MONROVIA — From a drop in groundwater level, rivers silt and sediments entering into the sea, the earth exposure to the whims of the weather, from sea erosion, wildfires in California and Australia, to flooding in Asia and heat waves in Europe, disappearance of forests, world leaders at the COP 15 are calling for a more robust action to tackle deforestation, land degradation and drought.
By Evelyn Kpadeh Seagbeh, Contributing Writer
“Now is the time for action. There is no future for our children or the planet if we continue with ‘business as usual’ when it comes to managing our land. COP15 is our moment in history, as the international community, to put people and the planet on a new course; on the path to life, to COVID-19 recovery and to prosperity. The decisions countries take at COP15 must be transformational, not incremental, to achieve land restoration and drought resilience the world longs for,” Ibrahim Thiaw, Executive Secretary of the United Nations Convention to Combat Deforestation (UNCCD), said at the conference in Abidjan.
The UNCCD was established in 1994 to protect and restore lands and ensure a safer, just, and more sustainable future. It is the only legally binding framework set up to address desertification and the effects of drought.
The Abidjan COP15 aims to rally and unite the world around the vision of a land-degradation neutral world, naturally preserve land, recover degrading land to sustainable use, and to build resilient ecosystems and biodiversity to deal with the current and coming effects of climate change.
Environmental experts have warned that Business as Usual will, by 2050, result in degradation of 16 million square kilometers (almost the size of South America), with 69 gigatonnes of carbon emitted into the atmosphere. But land restoration would help reduce the estimated 700 million people at risk of being displaced by drought by 2030 and Liberia as a country could be of no exception.
Speaking at the conference, the United Nations General Assembly’s president, Abdulla Shahid, stressed the need for the protection and promotion of productive lands, terming it as critical for global food security and healthy ecosystems.
Key on the agenda and discussions tables are the restoration of one billion hectares of degraded land between now and 2030 and future-proofing people, their homes and lands against the impacts of disaster risks linked to climate change, such as droughts, and sand and dust storms.
By the end of the COP15, leaders are expected to agree on policy actions to provide an enabling environment for land restoration through stronger tenure rights, gender equality, land use planning and youth engagement to draw private sector investment to conservation, farming, and land uses and practices to improve the health of the land.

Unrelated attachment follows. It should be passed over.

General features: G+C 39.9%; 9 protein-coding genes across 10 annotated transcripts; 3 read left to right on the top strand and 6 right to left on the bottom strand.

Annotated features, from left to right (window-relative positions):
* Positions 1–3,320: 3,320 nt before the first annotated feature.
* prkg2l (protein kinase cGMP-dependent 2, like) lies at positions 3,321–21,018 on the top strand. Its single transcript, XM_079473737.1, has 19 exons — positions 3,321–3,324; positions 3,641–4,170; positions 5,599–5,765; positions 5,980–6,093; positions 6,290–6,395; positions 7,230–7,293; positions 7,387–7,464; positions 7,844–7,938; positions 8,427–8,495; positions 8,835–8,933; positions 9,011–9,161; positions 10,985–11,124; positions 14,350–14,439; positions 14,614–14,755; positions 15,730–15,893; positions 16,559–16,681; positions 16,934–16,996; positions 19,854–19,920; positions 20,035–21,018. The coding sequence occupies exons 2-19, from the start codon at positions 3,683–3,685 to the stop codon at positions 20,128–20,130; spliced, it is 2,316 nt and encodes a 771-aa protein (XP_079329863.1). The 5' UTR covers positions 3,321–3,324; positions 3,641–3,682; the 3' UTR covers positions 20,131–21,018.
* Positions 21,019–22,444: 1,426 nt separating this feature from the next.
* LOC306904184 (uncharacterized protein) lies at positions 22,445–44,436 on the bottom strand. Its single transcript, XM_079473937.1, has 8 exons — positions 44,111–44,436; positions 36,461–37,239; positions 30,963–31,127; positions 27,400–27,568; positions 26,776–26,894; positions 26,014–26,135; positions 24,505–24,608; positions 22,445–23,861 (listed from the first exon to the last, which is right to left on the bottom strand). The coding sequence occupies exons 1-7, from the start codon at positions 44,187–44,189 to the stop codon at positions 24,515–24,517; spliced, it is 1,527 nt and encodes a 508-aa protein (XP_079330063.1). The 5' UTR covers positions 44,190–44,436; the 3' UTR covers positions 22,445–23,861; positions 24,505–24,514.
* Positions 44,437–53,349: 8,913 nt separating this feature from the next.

During the Gender Caucus convened alongside the Heads of State Summit, Côte d’Ivoire’s First Lady Dominique Ouattara and the United Nations Deputy Secretary-General Amina Mohammed launched a new study on the differentiated impacts of desertification, land degradation and drought on men and women.
The study places a spotlight on the disproportionate impacts girls and women are facing as a result of land degradation and how, if given the agency, they can be at the forefront of global land restoration efforts.
Code d’Ivoire’s First lady,Dominique Ouattara, said: “Women are the backbone of the rural economy, especially in developing countries. They represent almost half of the world’s farmers. We must at all costs win together in our quest to empower women farmers through various measures including land tenure security and access to rural finance.”
For her part, Amina Mohammed, the Deputy Secretary-General of the United Nations, is quoted as saying: “Women and girls are central to building a land restoration economy. But they continue to be marginalized, and to pay the heaviest price when it comes to land loss, climate change, COVID and conflict.”
This year, the UNCCD COP15 is convening under the theme, “Land. Life. Legacy: From scarcity to prosperity”, a call to action to ensure land, which is the lifeline on this planet, will also benefit present and future generations.
From the 2021 COP26, developed countries committed US$100 billion a year to support climate change adaptation in developing countries. The Liberian government on the other hand proposed a US$490.5 million adaptation plan that which is focused on six climate-sensitive sectors – agriculture, coastal resources, energy, fisheries, forestry and waste.
Liberia has committed to funding 15 percent on itself; the other 85 percent will come from donors. To unlock those funds the government must submit acceptable proposals. International donors told New Narratives at the recent anti-corruption investigation at the Agriculture Ministry.
At the close of the head of states summit, leaders adopted the Abidjan Call. The Abidjan Call urges countries to give the highest priority to the issue of drought and reinforce the commitment towards achieving land degradation neutrality by 2030.
Their call to action comes in response to a stark warning by the UNCCD that up to 40% of all ice-free land is already degraded, with dire consequences for climate, biodiversity and livelihoods.
Renewing his commitment, President Ouattara also announced the ambitious “Abidjan Legacy” Programme to boost long-term environmental sustainability across major value chains in Côte d’Ivoire while protecting and restoring forests and lands and improving communities’ resilience to climate change, which will require mobilization of US$1.5 billion over the next five years.
The Initial pledges made during the Summit towards this goal came from the African Development Bank, the European Union, the Green Growth Initiative, and the World Bank Group.
This story was produced as part of a virtual reporting fellowship to the UNCCD COP15 supported by the Internews’ Earth Journalism Network.